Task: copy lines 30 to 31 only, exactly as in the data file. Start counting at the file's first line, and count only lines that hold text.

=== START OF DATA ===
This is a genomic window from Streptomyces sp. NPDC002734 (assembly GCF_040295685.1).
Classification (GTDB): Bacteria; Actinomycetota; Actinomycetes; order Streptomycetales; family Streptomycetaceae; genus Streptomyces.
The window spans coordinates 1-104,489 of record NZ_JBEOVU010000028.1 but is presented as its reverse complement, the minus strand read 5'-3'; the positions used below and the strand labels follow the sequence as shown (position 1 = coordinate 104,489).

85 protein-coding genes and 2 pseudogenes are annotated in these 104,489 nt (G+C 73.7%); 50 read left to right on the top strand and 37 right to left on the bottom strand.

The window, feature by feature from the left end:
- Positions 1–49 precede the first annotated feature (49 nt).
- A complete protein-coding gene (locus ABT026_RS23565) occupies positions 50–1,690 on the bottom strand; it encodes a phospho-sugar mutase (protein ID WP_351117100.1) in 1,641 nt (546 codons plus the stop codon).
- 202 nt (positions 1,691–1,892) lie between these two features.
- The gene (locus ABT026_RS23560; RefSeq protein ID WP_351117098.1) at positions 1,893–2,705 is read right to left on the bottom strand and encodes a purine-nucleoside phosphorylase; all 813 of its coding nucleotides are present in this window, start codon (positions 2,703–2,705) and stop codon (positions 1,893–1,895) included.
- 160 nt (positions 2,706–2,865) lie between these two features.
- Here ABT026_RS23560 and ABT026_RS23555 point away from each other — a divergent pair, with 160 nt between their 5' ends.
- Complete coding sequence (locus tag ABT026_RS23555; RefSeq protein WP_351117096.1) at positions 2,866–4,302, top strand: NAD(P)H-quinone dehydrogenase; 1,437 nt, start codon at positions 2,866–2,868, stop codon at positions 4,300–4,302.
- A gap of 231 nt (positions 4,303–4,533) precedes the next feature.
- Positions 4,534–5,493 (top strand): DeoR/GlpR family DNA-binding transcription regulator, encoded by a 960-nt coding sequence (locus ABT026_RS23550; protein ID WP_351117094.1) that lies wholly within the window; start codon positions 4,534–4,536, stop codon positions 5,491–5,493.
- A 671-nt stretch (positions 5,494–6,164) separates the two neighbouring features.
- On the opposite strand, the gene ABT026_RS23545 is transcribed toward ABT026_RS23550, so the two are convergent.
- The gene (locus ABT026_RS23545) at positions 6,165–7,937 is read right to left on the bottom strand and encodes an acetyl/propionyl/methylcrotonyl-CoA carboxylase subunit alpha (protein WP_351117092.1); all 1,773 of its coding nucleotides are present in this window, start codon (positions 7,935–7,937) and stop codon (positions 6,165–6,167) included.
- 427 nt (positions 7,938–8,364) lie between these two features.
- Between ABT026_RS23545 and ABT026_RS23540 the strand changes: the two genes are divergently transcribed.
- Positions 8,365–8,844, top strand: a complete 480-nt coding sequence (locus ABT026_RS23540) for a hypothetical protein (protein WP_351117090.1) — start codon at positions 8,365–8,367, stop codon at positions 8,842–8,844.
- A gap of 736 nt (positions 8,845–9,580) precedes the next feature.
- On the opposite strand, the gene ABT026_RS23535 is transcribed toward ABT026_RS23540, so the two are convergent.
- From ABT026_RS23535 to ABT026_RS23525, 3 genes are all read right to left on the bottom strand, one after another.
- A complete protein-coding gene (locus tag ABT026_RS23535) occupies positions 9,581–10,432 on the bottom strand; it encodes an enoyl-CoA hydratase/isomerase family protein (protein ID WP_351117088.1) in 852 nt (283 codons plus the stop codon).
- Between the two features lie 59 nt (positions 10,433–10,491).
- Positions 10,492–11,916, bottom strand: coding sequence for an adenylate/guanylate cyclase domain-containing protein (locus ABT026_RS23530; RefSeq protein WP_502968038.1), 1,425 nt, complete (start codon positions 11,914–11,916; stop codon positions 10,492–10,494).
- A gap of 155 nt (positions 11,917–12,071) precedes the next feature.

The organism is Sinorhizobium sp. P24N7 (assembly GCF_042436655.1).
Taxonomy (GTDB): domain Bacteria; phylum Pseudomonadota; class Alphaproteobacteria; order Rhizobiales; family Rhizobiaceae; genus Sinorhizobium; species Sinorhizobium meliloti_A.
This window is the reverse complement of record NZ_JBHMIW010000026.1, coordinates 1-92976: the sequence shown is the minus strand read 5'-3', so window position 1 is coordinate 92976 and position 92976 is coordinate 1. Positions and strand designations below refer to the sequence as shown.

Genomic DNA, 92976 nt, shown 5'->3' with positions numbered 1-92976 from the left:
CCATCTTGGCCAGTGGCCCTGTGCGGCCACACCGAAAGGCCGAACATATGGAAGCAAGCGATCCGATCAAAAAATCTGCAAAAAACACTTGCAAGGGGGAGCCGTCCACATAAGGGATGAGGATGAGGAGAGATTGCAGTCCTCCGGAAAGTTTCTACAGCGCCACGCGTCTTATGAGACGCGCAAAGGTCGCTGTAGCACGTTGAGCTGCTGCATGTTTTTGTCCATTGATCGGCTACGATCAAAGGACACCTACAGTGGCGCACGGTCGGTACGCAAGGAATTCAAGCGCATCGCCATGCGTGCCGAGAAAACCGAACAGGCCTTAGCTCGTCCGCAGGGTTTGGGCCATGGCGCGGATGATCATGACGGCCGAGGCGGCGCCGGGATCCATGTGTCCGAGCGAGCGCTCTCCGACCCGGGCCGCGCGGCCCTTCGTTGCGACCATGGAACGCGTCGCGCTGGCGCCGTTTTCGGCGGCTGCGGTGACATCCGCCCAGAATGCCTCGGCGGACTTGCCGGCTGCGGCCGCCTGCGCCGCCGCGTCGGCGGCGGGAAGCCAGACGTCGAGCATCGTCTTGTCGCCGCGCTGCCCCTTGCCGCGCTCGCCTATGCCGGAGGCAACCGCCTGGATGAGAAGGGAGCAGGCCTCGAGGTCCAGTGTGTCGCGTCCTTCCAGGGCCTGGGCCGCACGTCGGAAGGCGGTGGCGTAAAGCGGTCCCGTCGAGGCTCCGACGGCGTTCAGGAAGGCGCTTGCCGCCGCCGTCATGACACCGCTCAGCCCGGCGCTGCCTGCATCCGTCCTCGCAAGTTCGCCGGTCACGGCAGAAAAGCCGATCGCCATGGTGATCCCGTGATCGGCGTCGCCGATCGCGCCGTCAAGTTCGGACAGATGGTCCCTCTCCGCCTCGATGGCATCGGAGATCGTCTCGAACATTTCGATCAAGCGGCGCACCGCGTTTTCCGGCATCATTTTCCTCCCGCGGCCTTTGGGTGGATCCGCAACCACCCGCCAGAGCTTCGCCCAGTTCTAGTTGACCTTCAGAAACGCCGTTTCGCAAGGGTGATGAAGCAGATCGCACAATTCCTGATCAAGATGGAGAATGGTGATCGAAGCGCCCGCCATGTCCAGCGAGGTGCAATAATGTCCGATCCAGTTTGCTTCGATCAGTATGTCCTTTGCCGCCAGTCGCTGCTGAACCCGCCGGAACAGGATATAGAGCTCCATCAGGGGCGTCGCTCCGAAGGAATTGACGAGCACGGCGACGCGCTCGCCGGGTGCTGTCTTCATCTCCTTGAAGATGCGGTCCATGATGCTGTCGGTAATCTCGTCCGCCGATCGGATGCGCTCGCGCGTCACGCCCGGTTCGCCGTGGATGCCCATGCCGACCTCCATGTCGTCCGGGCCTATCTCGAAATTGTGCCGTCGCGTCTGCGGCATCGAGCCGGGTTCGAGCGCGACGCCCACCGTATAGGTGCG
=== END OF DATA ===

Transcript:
This window is the reverse complement of record NZ_JBHMIW010000026.1, coordinates 1-92976: the sequence shown is the minus strand read 5'-3', so window position 1 is coordinate 92976 and position 92976 is coordinate 1. Positions and strand designations below refer to the sequence as shown.

Genomic DNA, 92976 nt, shown 5'->3' with positions numbered 1-92976 from the left: